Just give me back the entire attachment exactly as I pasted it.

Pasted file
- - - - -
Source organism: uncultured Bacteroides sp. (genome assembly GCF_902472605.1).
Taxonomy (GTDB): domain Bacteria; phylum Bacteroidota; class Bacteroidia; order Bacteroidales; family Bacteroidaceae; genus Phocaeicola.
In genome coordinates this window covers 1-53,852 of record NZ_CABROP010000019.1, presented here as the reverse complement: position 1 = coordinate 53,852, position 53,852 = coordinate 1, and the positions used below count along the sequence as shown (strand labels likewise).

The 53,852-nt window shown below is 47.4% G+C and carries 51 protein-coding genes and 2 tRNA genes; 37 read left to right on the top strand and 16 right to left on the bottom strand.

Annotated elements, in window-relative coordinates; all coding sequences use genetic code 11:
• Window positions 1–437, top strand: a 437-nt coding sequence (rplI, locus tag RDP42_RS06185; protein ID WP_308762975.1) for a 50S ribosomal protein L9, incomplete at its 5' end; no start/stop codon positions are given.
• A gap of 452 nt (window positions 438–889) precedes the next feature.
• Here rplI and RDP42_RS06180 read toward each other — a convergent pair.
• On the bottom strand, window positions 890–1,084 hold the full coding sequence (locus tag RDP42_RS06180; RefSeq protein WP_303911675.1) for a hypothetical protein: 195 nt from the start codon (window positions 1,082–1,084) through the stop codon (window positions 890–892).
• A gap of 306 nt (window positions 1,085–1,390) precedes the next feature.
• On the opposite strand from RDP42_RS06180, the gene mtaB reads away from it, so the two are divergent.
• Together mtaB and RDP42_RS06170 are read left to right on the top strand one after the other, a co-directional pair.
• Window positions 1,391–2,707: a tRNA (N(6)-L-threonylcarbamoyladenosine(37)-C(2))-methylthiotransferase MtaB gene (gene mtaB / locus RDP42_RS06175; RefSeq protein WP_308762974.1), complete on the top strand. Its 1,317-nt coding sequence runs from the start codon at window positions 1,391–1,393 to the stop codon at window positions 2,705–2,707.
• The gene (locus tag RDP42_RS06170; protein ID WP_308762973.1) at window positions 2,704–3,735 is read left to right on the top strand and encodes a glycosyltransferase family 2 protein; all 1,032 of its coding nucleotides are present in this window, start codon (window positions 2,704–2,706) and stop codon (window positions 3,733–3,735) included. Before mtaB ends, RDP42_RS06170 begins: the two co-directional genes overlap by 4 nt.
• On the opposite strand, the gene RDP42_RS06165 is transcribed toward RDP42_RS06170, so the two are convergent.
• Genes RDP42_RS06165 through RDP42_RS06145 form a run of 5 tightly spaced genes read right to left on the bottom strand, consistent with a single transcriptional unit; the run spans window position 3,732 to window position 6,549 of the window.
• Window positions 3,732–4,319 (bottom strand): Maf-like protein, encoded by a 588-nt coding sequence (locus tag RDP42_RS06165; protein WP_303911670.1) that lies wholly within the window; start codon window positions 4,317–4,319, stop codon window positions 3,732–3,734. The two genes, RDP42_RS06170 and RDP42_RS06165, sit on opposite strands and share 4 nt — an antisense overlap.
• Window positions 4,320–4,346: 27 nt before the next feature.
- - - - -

Source organism: uncultured Bacteroides sp. (genome assembly GCF_902472605.1).
Taxonomy (GTDB): domain Bacteria; phylum Bacteroidota; class Bacteroidia; order Bacteroidales; family Bacteroidaceae; genus Phocaeicola.
In genome coordinates this window covers 1-53,852 of record NZ_CABROP010000019.1, presented here as the reverse complement: position 1 = coordinate 53,852, position 53,852 = coordinate 1, and the positions used below count along the sequence as shown (strand labels likewise).

The 53,852-nt window shown below is 47.4% G+C and carries 51 protein-coding genes and 2 tRNA genes; 37 read left to right on the top strand and 16 right to left on the bottom strand.

Annotated elements, in window-relative coordinates; all coding sequences use genetic code 11:
• Window positions 1–437, top strand: a 437-nt coding sequence (rplI, locus tag RDP42_RS06185; protein ID WP_308762975.1) for a 50S ribosomal protein L9, incomplete at its 5' end; no start/stop codon positions are given.
• A gap of 452 nt (window positions 438–889) precedes the next feature.
• Here rplI and RDP42_RS06180 read toward each other — a convergent pair.
• On the bottom strand, window positions 890–1,084 hold the full coding sequence (locus tag RDP42_RS06180; RefSeq protein WP_303911675.1) for a hypothetical protein: 195 nt from the start codon (window positions 1,082–1,084) through the stop codon (window positions 890–892).
• A gap of 306 nt (window positions 1,085–1,390) precedes the next feature.
• On the opposite strand from RDP42_RS06180, the gene mtaB reads away from it, so the two are divergent.
• Together mtaB and RDP42_RS06170 are read left to right on the top strand one after the other, a co-directional pair.
• Window positions 1,391–2,707: a tRNA (N(6)-L-threonylcarbamoyladenosine(37)-C(2))-methylthiotransferase MtaB gene (gene mtaB / locus RDP42_RS06175; RefSeq protein WP_308762974.1), complete on the top strand. Its 1,317-nt coding sequence runs from the start codon at window positions 1,391–1,393 to the stop codon at window positions 2,705–2,707.
• The gene (locus tag RDP42_RS06170; protein ID WP_308762973.1) at window positions 2,704–3,735 is read left to right on the top strand and encodes a glycosyltransferase family 2 protein; all 1,032 of its coding nucleotides are present in this window, start codon (window positions 2,704–2,706) and stop codon (window positions 3,733–3,735) included. Before mtaB ends, RDP42_RS06170 begins: the two co-directional genes overlap by 4 nt.
• On the opposite strand, the gene RDP42_RS06165 is transcribed toward RDP42_RS06170, so the two are convergent.
• Genes RDP42_RS06165 through RDP42_RS06145 form a run of 5 tightly spaced genes read right to left on the bottom strand, consistent with a single transcriptional unit; the run spans window position 3,732 to window position 6,549 of the window.
• Window positions 3,732–4,319 (bottom strand): Maf-like protein, encoded by a 588-nt coding sequence (locus tag RDP42_RS06165; protein WP_303911670.1) that lies wholly within the window; start codon window positions 4,317–4,319, stop codon window positions 3,732–3,734. The two genes, RDP42_RS06170 and RDP42_RS06165, sit on opposite strands and share 4 nt — an antisense overlap.
• Window positions 4,320–4,346: 27 nt before the next feature.